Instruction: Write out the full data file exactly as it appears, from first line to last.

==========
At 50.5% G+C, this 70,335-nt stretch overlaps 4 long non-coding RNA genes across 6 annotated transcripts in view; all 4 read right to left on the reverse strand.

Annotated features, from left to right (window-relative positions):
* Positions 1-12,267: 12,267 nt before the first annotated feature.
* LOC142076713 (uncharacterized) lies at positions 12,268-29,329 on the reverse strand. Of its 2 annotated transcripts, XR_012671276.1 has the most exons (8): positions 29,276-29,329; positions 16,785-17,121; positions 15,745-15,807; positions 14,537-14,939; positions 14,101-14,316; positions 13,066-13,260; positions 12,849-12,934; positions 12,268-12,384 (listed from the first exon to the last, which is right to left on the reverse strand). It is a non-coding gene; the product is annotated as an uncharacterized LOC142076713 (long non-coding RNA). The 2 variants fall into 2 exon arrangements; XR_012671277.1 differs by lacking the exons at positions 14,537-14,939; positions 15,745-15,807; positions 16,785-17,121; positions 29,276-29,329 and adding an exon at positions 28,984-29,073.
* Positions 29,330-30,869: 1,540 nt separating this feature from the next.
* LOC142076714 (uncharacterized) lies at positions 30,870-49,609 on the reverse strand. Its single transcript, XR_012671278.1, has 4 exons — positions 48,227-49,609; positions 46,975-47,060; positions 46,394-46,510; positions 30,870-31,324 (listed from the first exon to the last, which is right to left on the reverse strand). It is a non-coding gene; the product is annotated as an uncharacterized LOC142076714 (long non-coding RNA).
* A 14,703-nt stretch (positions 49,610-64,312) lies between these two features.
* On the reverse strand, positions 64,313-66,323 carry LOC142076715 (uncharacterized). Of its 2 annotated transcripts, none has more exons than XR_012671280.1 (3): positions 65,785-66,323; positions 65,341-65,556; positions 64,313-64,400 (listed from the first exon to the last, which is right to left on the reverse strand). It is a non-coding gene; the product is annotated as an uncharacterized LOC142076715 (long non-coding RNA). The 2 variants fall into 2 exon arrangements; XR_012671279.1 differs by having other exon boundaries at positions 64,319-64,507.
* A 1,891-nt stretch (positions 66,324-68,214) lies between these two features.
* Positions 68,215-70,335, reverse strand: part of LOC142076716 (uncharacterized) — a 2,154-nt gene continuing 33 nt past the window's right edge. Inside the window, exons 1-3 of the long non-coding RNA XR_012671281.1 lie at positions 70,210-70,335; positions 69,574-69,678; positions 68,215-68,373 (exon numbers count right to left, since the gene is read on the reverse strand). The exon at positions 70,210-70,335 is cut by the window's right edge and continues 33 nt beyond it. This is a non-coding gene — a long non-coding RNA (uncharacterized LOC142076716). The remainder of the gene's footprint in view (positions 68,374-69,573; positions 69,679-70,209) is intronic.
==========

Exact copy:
At 50.5% G+C, this 70,335-nt stretch overlaps 4 long non-coding RNA genes across 6 annotated transcripts in view; all 4 read right to left on the reverse strand.

Annotated features, from left to right (window-relative positions):
* Positions 1-12,267: 12,267 nt before the first annotated feature.
* LOC142076713 (uncharacterized) lies at positions 12,268-29,329 on the reverse strand. Of its 2 annotated transcripts, XR_012671276.1 has the most exons (8): positions 29,276-29,329; positions 16,785-17,121; positions 15,745-15,807; positions 14,537-14,939; positions 14,101-14,316; positions 13,066-13,260; positions 12,849-12,934; positions 12,268-12,384 (listed from the first exon to the last, which is right to left on the reverse strand). It is a non-coding gene; the product is annotated as an uncharacterized LOC142076713 (long non-coding RNA). The 2 variants fall into 2 exon arrangements; XR_012671277.1 differs by lacking the exons at positions 14,537-14,939; positions 15,745-15,807; positions 16,785-17,121; positions 29,276-29,329 and adding an exon at positions 28,984-29,073.
* Positions 29,330-30,869: 1,540 nt separating this feature from the next.
* LOC142076714 (uncharacterized) lies at positions 30,870-49,609 on the reverse strand. Its single transcript, XR_012671278.1, has 4 exons — positions 48,227-49,609; positions 46,975-47,060; positions 46,394-46,510; positions 30,870-31,324 (listed from the first exon to the last, which is right to left on the reverse strand). It is a non-coding gene; the product is annotated as an uncharacterized LOC142076714 (long non-coding RNA).
* A 14,703-nt stretch (positions 49,610-64,312) lies between these two features.
* On the reverse strand, positions 64,313-66,323 carry LOC142076715 (uncharacterized). Of its 2 annotated transcripts, none has more exons than XR_012671280.1 (3): positions 65,785-66,323; positions 65,341-65,556; positions 64,313-64,400 (listed from the first exon to the last, which is right to left on the reverse strand). It is a non-coding gene; the product is annotated as an uncharacterized LOC142076715 (long non-coding RNA). The 2 variants fall into 2 exon arrangements; XR_012671279.1 differs by having other exon boundaries at positions 64,319-64,507.
* A 1,891-nt stretch (positions 66,324-68,214) lies between these two features.
* Positions 68,215-70,335, reverse strand: part of LOC142076716 (uncharacterized) — a 2,154-nt gene continuing 33 nt past the window's right edge. Inside the window, exons 1-3 of the long non-coding RNA XR_012671281.1 lie at positions 70,210-70,335; positions 69,574-69,678; positions 68,215-68,373 (exon numbers count right to left, since the gene is read on the reverse strand). The exon at positions 70,210-70,335 is cut by the window's right edge and continues 33 nt beyond it. This is a non-coding gene — a long non-coding RNA (uncharacterized LOC142076716). The remainder of the gene's footprint in view (positions 68,374-69,573; positions 69,679-70,209) is intronic.